Published: Mon, March 26, 2018
Science | By Joan Schultz

Smith, Bancroft 'struggling' as cricket ball-tampering scandal hits home

Smith, Bancroft 'struggling' as cricket ball-tampering scandal hits home

While Steven Smith may have gotten away with a one-Test ban from the ICC for the part he played in the ball-tampering controversy on Day 3 of the third Test between South Africa and Australia at Cape Town, he could be in a for a much sterner punishment from Cricket Australia (CA).

Australia captain Steve Smith has been banned for the fourth test against South Africa for his role in the ball-tampering scandal‚ the International Cricket Council (ICC) said on Sunday.

The ICC suspended Smith for one test and fined him 100 percent of his match fee while Bancroft was fined 75 percent of his match fee.

Smith had already stood down from the captaincy, along with David Warner from the vice-captaincy.

Cricket Australia has initiated its own investigation into Cameron Bancroft's attempt to manipulate the ball with sticky tape and debris from the pitch, promising answers after a chorus of condemnation which began at the office of prime minister Malcolm Turnbull and was echoed across the cricketing world.

Australia's stand-in captain Tim Paine has revealed Steve Smith and Cameron Bancroft are going through emotional turmoil following a "strange, disgusting 24 hours" after admitting to their role in the ball-tampering scandal that has rocked Australia cricket.

Australia have one more test to play, starting in Johannesburg on Friday, when they will try to rescue a draw in a series in which they now trail 2-1.

The scandal led to years of conflict between the England and Wales Cricket Board (ECB), Pakistan Cricket Board (PCB) and current and former players. Smith, 28, has earlier said he would not quit as he felt he was still "the right person for the job".

On-field umpires awarded Pakistan five runs and changed the ball.

- 1994 - England captain Michael Atherton rubbed loose dirt from his pocket onto the ball during the first test against South Africa at Lord's.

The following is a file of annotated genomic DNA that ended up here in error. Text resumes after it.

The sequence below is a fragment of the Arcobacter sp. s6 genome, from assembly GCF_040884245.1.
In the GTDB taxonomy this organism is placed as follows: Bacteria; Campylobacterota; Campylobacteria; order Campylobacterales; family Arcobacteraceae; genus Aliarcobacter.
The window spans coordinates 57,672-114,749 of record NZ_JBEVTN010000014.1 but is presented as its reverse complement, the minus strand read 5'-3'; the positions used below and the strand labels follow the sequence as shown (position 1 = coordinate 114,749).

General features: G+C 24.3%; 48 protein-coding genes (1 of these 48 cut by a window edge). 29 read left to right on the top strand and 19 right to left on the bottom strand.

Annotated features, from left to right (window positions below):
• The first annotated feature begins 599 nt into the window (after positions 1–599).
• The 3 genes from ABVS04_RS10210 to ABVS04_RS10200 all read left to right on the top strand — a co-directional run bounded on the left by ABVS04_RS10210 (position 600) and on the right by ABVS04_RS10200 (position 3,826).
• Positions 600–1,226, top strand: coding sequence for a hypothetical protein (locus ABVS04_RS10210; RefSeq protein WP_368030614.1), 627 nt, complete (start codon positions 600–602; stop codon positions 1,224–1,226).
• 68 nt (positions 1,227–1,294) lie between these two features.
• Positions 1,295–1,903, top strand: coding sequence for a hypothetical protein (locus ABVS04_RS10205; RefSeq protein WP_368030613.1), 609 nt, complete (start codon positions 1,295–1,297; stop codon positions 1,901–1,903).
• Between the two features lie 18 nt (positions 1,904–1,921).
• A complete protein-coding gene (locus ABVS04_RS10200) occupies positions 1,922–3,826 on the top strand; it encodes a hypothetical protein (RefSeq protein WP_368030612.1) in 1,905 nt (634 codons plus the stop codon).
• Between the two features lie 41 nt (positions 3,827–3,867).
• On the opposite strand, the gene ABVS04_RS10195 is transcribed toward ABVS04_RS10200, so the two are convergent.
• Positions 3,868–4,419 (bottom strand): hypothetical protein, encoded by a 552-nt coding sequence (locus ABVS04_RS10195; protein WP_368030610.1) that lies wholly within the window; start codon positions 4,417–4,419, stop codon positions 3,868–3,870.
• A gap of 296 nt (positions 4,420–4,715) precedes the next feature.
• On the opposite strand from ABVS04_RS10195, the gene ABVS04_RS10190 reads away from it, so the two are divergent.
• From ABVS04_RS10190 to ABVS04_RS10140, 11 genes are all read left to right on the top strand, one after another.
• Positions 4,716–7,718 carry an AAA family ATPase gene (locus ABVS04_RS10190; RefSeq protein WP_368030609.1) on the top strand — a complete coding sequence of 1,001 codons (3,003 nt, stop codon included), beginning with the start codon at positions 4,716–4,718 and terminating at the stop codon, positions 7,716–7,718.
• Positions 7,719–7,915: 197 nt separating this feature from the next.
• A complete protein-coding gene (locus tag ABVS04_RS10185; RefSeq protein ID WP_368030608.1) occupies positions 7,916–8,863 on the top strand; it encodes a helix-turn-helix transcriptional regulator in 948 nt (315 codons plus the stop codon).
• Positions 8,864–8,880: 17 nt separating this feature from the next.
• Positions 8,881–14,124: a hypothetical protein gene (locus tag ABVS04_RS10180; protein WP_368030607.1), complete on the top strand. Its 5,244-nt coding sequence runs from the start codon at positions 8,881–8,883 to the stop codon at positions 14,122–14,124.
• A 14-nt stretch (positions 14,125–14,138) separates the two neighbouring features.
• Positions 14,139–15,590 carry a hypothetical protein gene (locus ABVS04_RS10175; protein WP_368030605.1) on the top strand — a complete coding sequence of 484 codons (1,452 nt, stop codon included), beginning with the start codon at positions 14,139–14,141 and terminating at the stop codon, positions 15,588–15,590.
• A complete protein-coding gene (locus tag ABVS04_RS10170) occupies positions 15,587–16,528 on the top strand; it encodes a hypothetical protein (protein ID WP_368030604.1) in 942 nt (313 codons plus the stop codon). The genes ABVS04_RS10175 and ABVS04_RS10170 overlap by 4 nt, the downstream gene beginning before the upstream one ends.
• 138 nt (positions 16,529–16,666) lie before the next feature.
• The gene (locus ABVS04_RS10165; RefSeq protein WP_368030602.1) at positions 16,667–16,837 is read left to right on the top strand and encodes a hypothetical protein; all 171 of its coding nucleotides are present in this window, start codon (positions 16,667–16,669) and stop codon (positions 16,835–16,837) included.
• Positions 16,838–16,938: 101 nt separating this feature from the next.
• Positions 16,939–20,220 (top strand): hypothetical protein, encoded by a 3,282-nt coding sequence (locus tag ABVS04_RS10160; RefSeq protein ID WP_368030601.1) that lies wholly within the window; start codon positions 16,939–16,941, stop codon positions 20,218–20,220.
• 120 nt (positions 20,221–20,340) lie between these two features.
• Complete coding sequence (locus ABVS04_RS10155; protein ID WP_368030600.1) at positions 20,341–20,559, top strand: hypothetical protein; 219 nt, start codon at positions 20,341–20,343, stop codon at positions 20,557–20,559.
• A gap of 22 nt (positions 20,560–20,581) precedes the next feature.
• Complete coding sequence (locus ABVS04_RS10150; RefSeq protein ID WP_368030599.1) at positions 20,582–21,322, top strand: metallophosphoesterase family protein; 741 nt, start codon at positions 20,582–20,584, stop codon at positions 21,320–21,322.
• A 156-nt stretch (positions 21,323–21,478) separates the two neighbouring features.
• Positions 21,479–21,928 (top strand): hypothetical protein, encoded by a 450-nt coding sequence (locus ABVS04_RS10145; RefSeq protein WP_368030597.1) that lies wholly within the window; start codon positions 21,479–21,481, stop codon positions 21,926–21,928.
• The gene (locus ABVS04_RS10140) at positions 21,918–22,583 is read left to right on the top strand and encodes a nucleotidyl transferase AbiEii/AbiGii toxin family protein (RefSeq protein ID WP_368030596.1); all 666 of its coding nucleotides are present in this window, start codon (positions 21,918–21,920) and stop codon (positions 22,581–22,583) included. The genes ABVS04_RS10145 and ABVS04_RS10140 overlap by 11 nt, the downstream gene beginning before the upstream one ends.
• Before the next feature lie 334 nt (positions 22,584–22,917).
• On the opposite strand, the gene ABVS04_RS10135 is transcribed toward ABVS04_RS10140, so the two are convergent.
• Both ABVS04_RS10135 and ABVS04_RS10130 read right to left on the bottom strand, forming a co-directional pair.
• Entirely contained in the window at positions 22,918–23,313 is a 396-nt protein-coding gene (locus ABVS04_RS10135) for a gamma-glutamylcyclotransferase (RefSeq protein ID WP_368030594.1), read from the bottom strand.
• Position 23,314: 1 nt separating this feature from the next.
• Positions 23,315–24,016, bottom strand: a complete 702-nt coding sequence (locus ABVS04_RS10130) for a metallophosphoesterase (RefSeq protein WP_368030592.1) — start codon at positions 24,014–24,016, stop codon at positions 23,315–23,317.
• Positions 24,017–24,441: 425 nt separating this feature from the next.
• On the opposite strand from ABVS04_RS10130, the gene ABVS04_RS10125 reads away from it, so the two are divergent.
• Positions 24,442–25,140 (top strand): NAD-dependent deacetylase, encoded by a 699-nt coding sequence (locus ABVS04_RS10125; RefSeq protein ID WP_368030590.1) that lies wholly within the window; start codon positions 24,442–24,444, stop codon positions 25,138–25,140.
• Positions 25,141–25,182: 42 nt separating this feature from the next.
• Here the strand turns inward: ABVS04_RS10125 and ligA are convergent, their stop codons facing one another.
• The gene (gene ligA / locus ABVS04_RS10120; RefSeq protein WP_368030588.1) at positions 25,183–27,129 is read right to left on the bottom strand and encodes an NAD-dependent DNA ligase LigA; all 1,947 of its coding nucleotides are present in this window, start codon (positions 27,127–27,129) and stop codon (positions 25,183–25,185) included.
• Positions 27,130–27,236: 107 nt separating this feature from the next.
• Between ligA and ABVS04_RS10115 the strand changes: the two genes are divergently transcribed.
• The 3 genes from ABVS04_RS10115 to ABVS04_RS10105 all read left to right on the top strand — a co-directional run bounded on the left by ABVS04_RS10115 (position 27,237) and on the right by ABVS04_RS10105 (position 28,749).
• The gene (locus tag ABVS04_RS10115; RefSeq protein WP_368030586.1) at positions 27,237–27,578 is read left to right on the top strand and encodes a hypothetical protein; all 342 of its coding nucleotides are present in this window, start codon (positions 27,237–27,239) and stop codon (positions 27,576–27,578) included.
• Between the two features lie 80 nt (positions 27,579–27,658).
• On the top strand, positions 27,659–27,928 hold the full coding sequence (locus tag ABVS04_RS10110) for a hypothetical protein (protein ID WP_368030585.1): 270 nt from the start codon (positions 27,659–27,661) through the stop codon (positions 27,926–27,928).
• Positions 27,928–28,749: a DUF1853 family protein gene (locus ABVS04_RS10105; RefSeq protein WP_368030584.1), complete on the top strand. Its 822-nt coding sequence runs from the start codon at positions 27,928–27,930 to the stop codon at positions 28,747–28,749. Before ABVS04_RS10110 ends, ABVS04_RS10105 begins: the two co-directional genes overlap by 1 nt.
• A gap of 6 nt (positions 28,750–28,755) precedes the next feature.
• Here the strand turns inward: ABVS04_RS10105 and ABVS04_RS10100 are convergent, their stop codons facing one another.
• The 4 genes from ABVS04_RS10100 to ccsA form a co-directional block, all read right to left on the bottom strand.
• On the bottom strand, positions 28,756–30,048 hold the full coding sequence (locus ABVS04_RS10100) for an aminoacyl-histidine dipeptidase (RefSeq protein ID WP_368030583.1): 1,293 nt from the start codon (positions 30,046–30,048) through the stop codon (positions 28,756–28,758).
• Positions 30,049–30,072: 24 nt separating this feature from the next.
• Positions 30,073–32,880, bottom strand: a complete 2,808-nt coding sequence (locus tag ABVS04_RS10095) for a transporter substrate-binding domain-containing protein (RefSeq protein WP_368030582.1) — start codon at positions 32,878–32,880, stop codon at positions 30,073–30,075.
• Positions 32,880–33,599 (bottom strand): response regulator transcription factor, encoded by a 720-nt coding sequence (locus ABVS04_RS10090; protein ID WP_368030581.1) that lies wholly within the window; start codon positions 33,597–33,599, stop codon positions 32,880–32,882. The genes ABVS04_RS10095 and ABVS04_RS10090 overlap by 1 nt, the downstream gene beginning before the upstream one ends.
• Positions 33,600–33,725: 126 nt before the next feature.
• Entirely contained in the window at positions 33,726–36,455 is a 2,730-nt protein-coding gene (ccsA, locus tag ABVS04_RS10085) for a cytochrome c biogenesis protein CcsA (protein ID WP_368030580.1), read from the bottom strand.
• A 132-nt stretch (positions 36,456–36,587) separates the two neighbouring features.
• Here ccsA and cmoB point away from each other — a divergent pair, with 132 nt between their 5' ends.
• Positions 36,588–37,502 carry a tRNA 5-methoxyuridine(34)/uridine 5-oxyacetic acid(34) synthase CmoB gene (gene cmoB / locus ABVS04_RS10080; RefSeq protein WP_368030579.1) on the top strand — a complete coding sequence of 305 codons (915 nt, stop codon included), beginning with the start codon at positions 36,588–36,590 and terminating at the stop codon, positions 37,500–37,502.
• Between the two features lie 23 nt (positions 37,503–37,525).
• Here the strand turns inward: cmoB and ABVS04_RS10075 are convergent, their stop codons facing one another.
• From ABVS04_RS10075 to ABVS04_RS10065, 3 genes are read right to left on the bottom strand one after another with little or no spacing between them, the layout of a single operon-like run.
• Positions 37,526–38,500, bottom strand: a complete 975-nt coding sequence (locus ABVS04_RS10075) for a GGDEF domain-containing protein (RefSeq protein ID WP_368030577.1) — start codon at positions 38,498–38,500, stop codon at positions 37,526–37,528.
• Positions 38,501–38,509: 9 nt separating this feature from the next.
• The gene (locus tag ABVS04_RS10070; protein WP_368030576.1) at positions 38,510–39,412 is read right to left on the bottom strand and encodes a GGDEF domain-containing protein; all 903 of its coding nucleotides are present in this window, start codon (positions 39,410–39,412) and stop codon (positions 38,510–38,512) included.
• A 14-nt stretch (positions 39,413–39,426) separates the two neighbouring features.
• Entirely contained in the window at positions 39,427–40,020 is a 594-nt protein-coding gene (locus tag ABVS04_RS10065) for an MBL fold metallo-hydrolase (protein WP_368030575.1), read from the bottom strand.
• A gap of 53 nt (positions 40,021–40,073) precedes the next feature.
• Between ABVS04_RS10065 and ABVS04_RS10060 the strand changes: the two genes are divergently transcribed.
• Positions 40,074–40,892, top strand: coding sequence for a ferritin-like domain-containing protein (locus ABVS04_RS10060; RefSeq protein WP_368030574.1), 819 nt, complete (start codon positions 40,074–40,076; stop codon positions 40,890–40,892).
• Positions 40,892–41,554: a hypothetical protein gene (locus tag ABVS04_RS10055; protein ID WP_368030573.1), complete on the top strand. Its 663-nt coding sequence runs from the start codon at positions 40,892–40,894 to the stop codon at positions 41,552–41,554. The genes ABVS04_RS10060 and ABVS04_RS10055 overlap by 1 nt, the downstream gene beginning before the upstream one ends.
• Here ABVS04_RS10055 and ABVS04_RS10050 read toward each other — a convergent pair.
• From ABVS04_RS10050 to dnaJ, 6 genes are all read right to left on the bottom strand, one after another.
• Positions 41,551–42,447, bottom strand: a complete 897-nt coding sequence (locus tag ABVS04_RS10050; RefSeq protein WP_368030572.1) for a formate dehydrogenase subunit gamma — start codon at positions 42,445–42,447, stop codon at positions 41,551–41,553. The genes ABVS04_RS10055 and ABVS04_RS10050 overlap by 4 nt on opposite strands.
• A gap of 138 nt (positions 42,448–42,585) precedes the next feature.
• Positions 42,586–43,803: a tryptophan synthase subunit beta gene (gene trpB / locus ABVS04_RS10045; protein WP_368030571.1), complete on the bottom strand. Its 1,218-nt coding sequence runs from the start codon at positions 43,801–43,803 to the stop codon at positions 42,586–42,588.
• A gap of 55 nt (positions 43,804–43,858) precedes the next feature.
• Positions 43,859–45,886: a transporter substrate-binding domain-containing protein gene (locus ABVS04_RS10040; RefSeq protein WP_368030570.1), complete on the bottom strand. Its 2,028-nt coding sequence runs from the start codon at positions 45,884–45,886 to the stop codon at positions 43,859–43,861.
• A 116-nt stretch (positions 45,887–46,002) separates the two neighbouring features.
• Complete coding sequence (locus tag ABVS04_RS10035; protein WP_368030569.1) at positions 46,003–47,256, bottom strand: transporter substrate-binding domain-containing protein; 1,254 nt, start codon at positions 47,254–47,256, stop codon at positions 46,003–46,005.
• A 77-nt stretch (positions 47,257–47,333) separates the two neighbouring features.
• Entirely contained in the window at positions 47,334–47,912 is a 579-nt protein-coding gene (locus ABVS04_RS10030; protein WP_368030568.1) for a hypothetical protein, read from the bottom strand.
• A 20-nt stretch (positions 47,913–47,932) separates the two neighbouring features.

"Cricket Australia and Australian cricket fans expect certain standards of conduct from cricketers representing our country, and on this occasion these standards have not been met". "We will ensure we have all information available to make the right decisions for Australian cricket".

Australian wicketkeeper and stand-in captain Tim Paine struggled to keep his emotions in check, fronting the media in the wake of the ball tampering scandal now engulfing his side.

Sutherland said Australian fans had "every reason to wake up and not be proud of the team".

Brief Scores: South Africa: 311 and 373 (Aiden Markram 84, AB de Villiers 63, Quinton de Kock 65, Vernon Philander 52 not out; Josh Hazlewood 3/69, Pat Cummins 3/67, Nathan Lyon 3/102) vs Australia: 255 and 107 (David Warner 32; Morne Morkel 5/23).

Smith said: "I'll cop that on the chin and I need to be better as a leader".

As soon as the incident was shown on the giant screen, the player was questioned in the presence of his captain Steve Smith by the two on-field umpires, Richard Illingworth and Nigel Llong, who, along with the third umpire Ian Gould and fourth umpire Allahudien Palekar, later charged Bancroft.

The final match of the ill-tempered series begins in Johannesburg on Friday.

Indian captain Virat Kohli accused the visitors of routinely abusing the decision review system, stopping just short of calling Smith a cheat.

"This is a very sad day for Australian cricket".

"Today was a big mistake", Smith said. "It all depends on the lawmakers how they want to see the game where".

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